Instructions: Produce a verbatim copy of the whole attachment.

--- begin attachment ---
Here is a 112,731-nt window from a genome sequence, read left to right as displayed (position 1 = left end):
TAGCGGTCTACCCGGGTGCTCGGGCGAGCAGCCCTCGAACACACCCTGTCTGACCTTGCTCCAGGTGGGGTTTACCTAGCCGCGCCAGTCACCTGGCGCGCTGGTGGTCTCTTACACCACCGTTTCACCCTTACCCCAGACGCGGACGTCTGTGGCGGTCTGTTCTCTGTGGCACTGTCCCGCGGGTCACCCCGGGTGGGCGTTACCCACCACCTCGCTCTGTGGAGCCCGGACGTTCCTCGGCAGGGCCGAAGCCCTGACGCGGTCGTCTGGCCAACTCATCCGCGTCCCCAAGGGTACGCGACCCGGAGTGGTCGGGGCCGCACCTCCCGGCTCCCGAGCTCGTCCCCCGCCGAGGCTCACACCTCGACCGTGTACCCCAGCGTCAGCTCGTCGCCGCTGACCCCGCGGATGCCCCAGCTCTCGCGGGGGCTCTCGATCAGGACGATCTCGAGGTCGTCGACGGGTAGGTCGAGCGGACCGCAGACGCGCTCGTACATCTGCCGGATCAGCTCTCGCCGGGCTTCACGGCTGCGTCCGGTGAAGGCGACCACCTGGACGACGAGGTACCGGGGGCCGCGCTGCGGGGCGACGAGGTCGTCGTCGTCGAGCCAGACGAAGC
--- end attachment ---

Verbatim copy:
Here is a 112,731-nt window from a genome sequence, read left to right as displayed (position 1 = left end):
TAGCGGTCTACCCGGGTGCTCGGGCGAGCAGCCCTCGAACACACCCTGTCTGACCTTGCTCCAGGTGGGGTTTACCTAGCCGCGCCAGTCACCTGGCGCGCTGGTGGTCTCTTACACCACCGTTTCACCCTTACCCCAGACGCGGACGTCTGTGGCGGTCTGTTCTCTGTGGCACTGTCCCGCGGGTCACCCCGGGTGGGCGTTACCCACCACCTCGCTCTGTGGAGCCCGGACGTTCCTCGGCAGGGCCGAAGCCCTGACGCGGTCGTCTGGCCAACTCATCCGCGTCCCCAAGGGTACGCGACCCGGAGTGGTCGGGGCCGCACCTCCCGGCTCCCGAGCTCGTCCCCCGCCGAGGCTCACACCTCGACCGTGTACCCCAGCGTCAGCTCGTCGCCGCTGACCCCGCGGATGCCCCAGCTCTCGCGGGGGCTCTCGATCAGGACGATCTCGAGGTCGTCGACGGGTAGGTCGAGCGGACCGCAGACGCGCTCGTACATCTGCCGGATCAGCTCTCGCCGGGCTTCACGGCTGCGTCCGGTGAAGGCGACCACCTGGACGACGAGGTACCGGGGGCCGCGCTGCGGGGCGACGAGGTCGTCGTCGTCGAGCCAGACGAAGC